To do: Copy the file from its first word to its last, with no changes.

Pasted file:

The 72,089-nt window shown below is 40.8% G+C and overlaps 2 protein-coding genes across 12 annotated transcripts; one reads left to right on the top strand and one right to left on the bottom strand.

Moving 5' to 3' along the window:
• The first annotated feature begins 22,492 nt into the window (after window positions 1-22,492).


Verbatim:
The 72,089-nt window shown below is 40.8% G+C and overlaps 2 protein-coding genes across 12 annotated transcripts; one reads left to right on the top strand and one right to left on the bottom strand.

Moving 5' to 3' along the window:
• The first annotated feature begins 22,492 nt into the window (after window positions 1-22,492).